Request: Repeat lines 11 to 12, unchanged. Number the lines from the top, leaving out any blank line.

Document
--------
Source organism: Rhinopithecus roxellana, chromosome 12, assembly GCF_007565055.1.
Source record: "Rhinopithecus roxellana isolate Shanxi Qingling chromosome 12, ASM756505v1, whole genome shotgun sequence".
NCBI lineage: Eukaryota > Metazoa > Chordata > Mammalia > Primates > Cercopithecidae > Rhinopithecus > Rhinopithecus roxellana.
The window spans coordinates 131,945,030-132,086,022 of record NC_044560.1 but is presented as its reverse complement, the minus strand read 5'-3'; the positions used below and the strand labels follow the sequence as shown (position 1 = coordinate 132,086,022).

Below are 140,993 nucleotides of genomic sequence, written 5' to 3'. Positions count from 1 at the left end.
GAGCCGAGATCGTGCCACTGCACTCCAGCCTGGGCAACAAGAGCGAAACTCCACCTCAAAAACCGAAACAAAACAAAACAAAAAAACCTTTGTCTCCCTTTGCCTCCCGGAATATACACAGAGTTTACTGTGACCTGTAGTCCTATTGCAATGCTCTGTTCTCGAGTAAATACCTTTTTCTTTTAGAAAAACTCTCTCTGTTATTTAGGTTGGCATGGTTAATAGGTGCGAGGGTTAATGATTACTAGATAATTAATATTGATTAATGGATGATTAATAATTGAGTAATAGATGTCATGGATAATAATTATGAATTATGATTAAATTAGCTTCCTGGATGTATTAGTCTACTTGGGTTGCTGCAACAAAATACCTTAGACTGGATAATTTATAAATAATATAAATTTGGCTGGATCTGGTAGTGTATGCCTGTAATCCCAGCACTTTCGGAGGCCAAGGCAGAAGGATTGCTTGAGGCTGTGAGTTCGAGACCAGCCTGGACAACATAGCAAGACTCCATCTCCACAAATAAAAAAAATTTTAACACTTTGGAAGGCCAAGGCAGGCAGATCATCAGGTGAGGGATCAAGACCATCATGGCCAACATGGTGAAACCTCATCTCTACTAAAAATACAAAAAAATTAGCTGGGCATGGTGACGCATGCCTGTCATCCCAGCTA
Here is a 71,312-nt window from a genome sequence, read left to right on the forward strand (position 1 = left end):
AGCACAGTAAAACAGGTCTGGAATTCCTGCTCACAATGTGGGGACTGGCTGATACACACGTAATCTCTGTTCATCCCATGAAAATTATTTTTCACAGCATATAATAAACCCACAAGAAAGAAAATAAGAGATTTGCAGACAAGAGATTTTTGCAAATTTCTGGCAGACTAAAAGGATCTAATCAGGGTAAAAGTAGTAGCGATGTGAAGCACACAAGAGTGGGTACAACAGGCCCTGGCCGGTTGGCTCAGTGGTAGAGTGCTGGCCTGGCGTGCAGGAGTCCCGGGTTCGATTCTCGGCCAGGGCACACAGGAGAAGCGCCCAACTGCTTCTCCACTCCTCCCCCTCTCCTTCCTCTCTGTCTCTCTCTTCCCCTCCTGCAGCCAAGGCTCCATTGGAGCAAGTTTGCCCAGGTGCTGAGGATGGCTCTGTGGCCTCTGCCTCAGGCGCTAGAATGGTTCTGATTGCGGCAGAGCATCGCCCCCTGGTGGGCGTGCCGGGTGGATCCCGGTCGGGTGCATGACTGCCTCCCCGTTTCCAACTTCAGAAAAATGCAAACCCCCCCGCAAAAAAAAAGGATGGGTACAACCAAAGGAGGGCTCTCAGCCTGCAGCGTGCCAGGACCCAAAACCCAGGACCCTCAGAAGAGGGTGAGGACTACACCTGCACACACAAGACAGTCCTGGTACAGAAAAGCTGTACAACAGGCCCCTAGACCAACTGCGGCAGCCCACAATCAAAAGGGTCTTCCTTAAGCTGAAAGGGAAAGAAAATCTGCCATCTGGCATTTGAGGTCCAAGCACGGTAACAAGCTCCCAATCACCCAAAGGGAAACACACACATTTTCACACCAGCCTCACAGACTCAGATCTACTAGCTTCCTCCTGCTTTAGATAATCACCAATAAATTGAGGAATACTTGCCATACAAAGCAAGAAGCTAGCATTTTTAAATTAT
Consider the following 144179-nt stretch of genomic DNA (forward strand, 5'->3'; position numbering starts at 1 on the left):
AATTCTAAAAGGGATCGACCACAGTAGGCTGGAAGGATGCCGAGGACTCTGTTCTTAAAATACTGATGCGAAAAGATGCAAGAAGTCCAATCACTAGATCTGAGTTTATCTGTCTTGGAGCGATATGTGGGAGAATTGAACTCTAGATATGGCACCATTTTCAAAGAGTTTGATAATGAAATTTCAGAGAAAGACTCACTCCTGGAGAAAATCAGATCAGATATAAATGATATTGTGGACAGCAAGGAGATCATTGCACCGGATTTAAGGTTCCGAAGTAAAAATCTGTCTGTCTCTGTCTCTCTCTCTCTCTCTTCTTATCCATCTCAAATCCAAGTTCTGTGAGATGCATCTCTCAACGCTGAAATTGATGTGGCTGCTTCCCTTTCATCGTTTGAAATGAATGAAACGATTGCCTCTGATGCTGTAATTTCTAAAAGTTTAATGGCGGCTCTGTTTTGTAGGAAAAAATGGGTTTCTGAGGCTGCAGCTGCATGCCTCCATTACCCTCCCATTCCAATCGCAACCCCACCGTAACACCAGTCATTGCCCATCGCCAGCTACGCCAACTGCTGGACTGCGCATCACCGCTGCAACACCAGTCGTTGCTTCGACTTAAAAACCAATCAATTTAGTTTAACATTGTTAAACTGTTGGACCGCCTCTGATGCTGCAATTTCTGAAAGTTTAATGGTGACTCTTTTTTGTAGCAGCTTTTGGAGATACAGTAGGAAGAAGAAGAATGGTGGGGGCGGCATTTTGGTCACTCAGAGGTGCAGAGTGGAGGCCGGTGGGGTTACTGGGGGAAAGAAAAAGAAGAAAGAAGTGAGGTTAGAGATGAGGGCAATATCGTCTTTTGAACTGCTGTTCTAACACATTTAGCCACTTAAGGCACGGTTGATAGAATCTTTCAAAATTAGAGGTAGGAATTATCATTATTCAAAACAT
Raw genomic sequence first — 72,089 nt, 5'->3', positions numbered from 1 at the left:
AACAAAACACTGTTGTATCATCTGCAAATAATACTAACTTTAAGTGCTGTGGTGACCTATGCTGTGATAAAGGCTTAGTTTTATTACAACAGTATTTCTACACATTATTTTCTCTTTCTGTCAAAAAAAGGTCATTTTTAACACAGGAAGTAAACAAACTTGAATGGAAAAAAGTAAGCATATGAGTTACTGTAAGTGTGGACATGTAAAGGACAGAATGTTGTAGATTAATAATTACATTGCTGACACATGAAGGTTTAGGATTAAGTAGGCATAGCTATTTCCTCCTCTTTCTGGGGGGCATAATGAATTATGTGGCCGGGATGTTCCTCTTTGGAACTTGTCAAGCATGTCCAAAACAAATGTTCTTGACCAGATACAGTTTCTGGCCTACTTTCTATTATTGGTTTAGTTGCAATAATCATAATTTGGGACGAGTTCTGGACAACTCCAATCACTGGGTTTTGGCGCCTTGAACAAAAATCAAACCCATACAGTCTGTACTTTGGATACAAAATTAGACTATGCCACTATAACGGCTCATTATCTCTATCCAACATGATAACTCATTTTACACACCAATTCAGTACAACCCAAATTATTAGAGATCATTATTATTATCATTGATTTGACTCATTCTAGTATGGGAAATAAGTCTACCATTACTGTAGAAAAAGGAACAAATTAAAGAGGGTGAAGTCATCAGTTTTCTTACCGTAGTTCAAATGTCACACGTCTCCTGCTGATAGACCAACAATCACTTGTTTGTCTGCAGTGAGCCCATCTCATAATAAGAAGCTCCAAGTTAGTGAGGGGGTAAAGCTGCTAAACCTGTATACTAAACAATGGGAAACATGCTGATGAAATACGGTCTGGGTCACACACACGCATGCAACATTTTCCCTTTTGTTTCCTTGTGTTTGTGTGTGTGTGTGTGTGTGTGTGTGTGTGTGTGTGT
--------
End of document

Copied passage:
Raw genomic sequence first — 72,089 nt, 5'->3', positions numbered from 1 at the left:
AACAAAACACTGTTGTATCATCTGCAAATAATACTAACTTTAAGTGCTGTGGTGACCTATGCTGTGATAAAGGCTTAGTTTTATTACAACAGTATTTCTACACATTATTTTCTCTTTCTGTCAAAAAAAGGTCATTTTTAACACAGGAAGTAAACAAACTTGAATGGAAAAAAGTAAGCATATGAGTTACTGTAAGTGTGGACATGTAAAGGACAGAATGTTGTAGATTAATAATTACATTGCTGACACATGAAGGTTTAGGATTAAGTAGGCATAGCTATTTCCTCCTCTTTCTGGGGGGCATAATGAATTATGTGGCCGGGATGTTCCTCTTTGGAACTTGTCAAGCATGTCCAAAACAAATGTTCTTGACCAGATACAGTTTCTGGCCTACTTTCTATTATTGGTTTAGTTGCAATAATCATAATTTGGGACGAGTTCTGGACAACTCCAATCACTGGGTTTTGGCGCCTTGAACAAAAATCAAACCCATACAGTCTGTACTTTGGATACAAAATTAGACTATGCCACTATAACGGCTCATTATCTCTATCCAACATGATAACTCATTTTACACACCAATTCAGTACAACCCAAATTATTAGAGATCATTATTATTATCATTGATTTGACTCATTCTAGTATGGGAAATAAGTCTACCATTACTGTAGAAAAAGGAACAAATTAAAGAGGGTGAAGTCATCAGTTTTCTTACCGTAGTTCAAATGTCACACGTCTCCTGCTGATAGACCAACAATCACTTGTTTGTCTGCAGTGAGCCCATCTCATAATAAGAAGCTCCAAGTTAGTGAGGGGGTAAAGCTGCTAAACCTGTATACTAAACAATGGGAAACATGCTGATGAAATACGGTCTGGGTCACACACACGCATGCAACATTTTCCCTTTTGTTTCCTTGTGTTTGTGTGTGTGTGTGTGTGTGTGTGTGTGTGTGTGTGT